October 01, 2020

I support suspension of Koros as KNH CEO – Dr Khalwale

A NASA affiliated politician has supported the recent suspension of Kenyatta National Hospital (KNH) Chief Executive Officer (CEO) Lily Koros after a brain surgery mishap.

Former Kakamega Senator Boni Khalwale said that Koros must be blamed for the political and administrative failures at the largest referral hospital in the country.

Khalwale, who is also a former medical practitioner, indicated that one of the failures of Koros was unnecessarily exposing patients to radioactive material by using a radiotherapy machine that was allegedly written off 19 years back.

According to the former legislator, maternal mortality rate at KNH was very high considering that the hospital is the top most referral facility in the country, hence the expectations for top notch services.

Khalwale also cited incidents of stealing of babies from the institution, including the recently stolen twin baby, as another justification for the failure on the part of KNH management led by the CEO.

Regarding the brain surgery mishap, Khalwale said the suspended CEO had failed to put the appropriate administrative systems and procedures in place hence should be held accountable and the lead surgeon in the saga exonerated.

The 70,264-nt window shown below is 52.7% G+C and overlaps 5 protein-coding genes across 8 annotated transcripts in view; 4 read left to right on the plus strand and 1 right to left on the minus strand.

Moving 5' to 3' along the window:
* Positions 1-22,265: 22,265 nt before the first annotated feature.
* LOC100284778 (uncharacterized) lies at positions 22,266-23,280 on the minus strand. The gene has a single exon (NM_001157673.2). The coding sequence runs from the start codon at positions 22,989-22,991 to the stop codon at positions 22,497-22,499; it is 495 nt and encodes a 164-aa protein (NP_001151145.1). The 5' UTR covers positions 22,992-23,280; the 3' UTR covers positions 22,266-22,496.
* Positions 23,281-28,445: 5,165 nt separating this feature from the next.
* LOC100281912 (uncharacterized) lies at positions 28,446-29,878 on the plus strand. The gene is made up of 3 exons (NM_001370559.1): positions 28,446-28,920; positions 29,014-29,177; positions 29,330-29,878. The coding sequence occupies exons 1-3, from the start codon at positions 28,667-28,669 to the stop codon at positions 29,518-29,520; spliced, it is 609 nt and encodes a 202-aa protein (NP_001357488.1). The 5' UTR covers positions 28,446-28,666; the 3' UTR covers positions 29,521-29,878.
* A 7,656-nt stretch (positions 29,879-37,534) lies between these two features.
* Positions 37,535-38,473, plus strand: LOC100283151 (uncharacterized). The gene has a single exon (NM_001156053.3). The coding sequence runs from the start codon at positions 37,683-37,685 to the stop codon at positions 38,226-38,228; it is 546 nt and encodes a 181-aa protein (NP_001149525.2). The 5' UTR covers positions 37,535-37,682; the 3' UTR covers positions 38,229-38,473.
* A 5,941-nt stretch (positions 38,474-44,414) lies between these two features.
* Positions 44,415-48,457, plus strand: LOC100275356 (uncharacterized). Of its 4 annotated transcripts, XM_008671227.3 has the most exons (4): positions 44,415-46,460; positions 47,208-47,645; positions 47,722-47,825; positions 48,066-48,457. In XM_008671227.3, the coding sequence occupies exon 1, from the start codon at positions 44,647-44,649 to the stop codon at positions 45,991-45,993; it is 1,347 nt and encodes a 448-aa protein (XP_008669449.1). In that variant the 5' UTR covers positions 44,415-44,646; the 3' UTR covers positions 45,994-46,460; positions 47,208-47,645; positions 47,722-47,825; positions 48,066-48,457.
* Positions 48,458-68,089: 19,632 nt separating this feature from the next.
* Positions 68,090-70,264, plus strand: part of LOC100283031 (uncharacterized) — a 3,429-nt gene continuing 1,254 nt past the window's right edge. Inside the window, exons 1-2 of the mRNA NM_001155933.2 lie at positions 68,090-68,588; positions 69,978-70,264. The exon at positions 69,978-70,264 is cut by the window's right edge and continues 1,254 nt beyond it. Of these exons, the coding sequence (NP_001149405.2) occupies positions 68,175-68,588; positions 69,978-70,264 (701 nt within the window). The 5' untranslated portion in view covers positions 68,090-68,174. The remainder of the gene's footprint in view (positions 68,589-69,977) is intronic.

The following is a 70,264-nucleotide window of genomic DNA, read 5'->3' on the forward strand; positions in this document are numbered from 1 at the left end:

Khalwale spoke on Tuesday during an interview on a local TV station.

More than 700 registrars at KNH downed their tools on Monday following suspension of one of their own over the surgery.

The master’s students said they would not resume work until the hospital resolved systemic issues.

According to the registrars, they boycotted work for unwarranted victimisation of one of their colleagues who was sent home following a mix-up in identification tags during the brain surgery.

They held a meeting with officials of the Kenya Medical Pharmacists and Dentists Union (KMPDU) on Monday morning.

KMPDU Secretary General Dr Ouma Oluga, released a statement blaming the incident on systemic failures in the hospital.

“In a Health Stakeholders meeting, the clinical officers, through their union, have categorically condemned and rejected the ‘Multi-Tasking, task shifting, task sharing’ policy from Ministry of Health and we at KMPDU totally agree and support this move.

“We have deliberated about the suspension of the neurosurgeons; We call on the KNH board to reinstate them unconditionally. Over 700 registrars working at KNH will no longer offer services until issues have been sorted out,” Dr Oluga said.

A registrar is a doctor who is undergoing further training in a specialised field of medicine in order to become a consultant.

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